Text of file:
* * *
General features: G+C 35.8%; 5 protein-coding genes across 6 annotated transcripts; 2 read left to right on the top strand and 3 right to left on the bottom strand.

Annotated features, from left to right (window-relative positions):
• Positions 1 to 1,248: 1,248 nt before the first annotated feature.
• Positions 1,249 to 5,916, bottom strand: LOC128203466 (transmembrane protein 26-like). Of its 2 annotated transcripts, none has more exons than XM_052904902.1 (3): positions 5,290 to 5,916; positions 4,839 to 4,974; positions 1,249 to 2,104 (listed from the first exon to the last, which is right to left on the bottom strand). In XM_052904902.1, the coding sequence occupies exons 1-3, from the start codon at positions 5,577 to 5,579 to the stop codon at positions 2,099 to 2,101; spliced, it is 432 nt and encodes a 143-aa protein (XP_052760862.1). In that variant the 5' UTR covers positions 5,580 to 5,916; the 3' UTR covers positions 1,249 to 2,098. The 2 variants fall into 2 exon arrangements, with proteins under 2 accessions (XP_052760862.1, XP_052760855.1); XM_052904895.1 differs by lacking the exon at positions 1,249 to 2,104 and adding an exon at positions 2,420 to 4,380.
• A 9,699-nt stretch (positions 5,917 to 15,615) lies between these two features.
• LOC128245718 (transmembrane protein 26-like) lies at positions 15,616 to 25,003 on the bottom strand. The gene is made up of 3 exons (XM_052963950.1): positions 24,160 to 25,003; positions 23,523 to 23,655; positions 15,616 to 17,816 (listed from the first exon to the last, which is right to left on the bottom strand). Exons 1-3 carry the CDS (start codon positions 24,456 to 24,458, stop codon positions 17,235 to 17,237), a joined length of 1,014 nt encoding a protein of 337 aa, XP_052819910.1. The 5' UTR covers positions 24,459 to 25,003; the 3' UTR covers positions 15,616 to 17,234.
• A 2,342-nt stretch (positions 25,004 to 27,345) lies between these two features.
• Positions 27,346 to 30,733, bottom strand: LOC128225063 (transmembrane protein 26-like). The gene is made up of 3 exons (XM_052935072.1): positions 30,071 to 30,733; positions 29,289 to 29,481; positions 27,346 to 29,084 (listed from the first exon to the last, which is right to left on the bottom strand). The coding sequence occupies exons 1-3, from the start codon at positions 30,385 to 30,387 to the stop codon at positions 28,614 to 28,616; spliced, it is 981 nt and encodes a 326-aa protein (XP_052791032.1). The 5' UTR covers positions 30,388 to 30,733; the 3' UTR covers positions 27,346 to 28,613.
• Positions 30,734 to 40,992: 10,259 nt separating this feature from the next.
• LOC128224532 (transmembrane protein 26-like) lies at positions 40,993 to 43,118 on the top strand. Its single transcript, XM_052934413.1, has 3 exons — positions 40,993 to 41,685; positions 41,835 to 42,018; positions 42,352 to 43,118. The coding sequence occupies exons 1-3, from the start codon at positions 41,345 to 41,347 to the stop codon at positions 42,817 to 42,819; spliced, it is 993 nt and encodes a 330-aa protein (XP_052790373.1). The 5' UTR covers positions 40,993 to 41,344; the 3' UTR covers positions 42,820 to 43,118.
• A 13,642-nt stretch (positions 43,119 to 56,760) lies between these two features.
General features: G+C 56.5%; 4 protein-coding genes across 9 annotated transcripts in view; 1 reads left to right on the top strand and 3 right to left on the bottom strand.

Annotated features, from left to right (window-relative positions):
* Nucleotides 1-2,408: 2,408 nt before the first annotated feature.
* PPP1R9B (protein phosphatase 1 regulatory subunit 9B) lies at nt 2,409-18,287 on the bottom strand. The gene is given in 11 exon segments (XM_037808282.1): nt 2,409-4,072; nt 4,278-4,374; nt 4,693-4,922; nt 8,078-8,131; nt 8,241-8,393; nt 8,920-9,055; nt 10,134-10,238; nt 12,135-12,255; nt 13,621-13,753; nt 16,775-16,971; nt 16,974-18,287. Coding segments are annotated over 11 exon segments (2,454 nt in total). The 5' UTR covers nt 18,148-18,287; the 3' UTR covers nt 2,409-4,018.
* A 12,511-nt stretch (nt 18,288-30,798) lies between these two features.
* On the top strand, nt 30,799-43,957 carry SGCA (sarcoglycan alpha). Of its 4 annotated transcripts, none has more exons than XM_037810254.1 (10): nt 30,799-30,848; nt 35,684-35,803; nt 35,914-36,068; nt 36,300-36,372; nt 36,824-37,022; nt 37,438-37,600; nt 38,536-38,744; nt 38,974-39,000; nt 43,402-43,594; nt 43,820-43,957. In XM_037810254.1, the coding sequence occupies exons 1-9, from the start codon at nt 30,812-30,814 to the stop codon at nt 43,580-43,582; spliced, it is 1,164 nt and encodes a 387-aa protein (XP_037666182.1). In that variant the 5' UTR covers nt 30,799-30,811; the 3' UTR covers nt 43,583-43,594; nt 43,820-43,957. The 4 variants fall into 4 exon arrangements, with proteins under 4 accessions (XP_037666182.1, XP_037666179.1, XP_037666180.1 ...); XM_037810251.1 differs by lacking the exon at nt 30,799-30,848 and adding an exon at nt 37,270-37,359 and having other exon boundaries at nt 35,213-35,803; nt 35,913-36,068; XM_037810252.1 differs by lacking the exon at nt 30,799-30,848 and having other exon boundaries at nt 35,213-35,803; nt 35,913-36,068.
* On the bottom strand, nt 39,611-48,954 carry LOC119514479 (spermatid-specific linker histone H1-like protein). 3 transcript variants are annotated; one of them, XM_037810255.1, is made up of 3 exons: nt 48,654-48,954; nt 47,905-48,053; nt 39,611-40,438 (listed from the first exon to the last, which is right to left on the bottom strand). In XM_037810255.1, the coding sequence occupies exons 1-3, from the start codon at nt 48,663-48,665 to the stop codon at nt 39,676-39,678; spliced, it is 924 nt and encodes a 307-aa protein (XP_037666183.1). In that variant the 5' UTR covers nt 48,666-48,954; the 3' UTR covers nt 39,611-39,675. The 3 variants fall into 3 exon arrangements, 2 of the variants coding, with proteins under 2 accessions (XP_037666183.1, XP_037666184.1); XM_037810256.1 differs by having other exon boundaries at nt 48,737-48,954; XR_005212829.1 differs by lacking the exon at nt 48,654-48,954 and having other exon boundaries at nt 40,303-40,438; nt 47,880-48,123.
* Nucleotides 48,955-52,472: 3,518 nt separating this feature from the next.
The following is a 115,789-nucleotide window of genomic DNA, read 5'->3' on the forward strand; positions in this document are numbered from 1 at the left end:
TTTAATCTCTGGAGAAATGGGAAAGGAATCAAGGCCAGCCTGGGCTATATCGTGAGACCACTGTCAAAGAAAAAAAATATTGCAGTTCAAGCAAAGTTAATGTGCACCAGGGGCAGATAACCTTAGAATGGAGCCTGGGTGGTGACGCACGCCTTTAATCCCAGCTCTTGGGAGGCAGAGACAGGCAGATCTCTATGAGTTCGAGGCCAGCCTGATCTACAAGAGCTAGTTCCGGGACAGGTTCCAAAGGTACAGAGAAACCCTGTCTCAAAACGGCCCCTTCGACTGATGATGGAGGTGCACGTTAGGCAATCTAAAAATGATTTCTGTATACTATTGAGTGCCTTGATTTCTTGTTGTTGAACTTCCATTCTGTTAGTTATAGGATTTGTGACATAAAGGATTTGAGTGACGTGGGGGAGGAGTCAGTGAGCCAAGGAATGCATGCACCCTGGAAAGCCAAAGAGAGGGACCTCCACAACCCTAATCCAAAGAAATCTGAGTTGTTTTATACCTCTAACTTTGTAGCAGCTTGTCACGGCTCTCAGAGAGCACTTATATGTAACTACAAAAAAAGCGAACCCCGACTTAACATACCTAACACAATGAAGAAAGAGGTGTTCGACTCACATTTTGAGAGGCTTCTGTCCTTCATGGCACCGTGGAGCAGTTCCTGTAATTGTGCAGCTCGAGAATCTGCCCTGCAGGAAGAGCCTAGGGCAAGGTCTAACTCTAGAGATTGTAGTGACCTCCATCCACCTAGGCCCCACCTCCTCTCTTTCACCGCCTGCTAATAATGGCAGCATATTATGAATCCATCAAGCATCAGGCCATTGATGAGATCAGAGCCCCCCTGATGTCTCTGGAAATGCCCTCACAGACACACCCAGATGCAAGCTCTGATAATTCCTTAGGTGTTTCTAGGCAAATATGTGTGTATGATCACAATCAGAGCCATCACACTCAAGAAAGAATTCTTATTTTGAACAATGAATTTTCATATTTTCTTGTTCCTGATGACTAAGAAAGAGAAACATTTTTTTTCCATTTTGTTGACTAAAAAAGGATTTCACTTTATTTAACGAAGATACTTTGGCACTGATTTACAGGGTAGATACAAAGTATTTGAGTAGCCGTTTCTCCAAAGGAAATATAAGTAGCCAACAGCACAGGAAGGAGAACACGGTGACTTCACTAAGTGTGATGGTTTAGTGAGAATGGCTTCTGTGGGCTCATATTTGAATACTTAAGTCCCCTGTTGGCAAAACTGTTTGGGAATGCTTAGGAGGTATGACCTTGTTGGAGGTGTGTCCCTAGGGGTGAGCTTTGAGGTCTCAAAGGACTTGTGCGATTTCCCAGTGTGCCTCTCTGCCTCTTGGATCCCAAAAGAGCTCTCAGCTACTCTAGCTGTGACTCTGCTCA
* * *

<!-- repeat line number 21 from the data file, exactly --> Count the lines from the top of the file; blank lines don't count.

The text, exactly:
TTTAATCTCTGGAGAAATGGGAAAGGAATCAAGGCCAGCCTGGGCTATATCGTGAGACCACTGTCAAAGAAAAAAAATATTGCAGTTCAAGCAAAGTTAATGTGCACCAGGGGCAGATAACCTTAGAATGGAGCCTGGGTGGTGACGCACGCCTTTAATCCCAGCTCTTGGGAGGCAGAGACAGGCAGATCTCTATGAGTTCGAGGCCAGCCTGATCTACAAGAGCTAGTTCCGGGACAGGTTCCAAAGGTACAGAGAAACCCTGTCTCAAAACGGCCCCTTCGACTGATGATGGAGGTGCACGTTAGGCAATCTAAAAATGATTTCTGTATACTATTGAGTGCCTTGATTTCTTGTTGTTGAACTTCCATTCTGTTAGTTATAGGATTTGTGACATAAAGGATTTGAGTGACGTGGGGGAGGAGTCAGTGAGCCAAGGAATGCATGCACCCTGGAAAGCCAAAGAGAGGGACCTCCACAACCCTAATCCAAAGAAATCTGAGTTGTTTTATACCTCTAACTTTGTAGCAGCTTGTCACGGCTCTCAGAGAGCACTTATATGTAACTACAAAAAAAGCGAACCCCGACTTAACATACCTAACACAATGAAGAAAGAGGTGTTCGACTCACATTTTGAGAGGCTTCTGTCCTTCATGGCACCGTGGAGCAGTTCCTGTAATTGTGCAGCTCGAGAATCTGCCCTGCAGGAAGAGCCTAGGGCAAGGTCTAACTCTAGAGATTGTAGTGACCTCCATCCACCTAGGCCCCACCTCCTCTCTTTCACCGCCTGCTAATAATGGCAGCATATTATGAATCCATCAAGCATCAGGCCATTGATGAGATCAGAGCCCCCCTGATGTCTCTGGAAATGCCCTCACAGACACACCCAGATGCAAGCTCTGATAATTCCTTAGGTGTTTCTAGGCAAATATGTGTGTATGATCACAATCAGAGCCATCACACTCAAGAAAGAATTCTTATTTTGAACAATGAATTTTCATATTTTCTTGTTCCTGATGACTAAGAAAGAGAAACATTTTTTTTCCATTTTGTTGACTAAAAAAGGATTTCACTTTATTTAACGAAGATACTTTGGCACTGATTTACAGGGTAGATACAAAGTATTTGAGTAGCCGTTTCTCCAAAGGAAATATAAGTAGCCAACAGCACAGGAAGGAGAACACGGTGACTTCACTAAGTGTGATGGTTTAGTGAGAATGGCTTCTGTGGGCTCATATTTGAATACTTAAGTCCCCTGTTGGCAAAACTGTTTGGGAATGCTTAGGAGGTATGACCTTGTTGGAGGTGTGTCCCTAGGGGTGAGCTTTGAGGTCTCAAAGGACTTGTGCGATTTCCCAGTGTGCCTCTCTGCCTCTTGGATCCCAAAAGAGCTCTCAGCTACTCTAGCTGTGACTCTGCTCA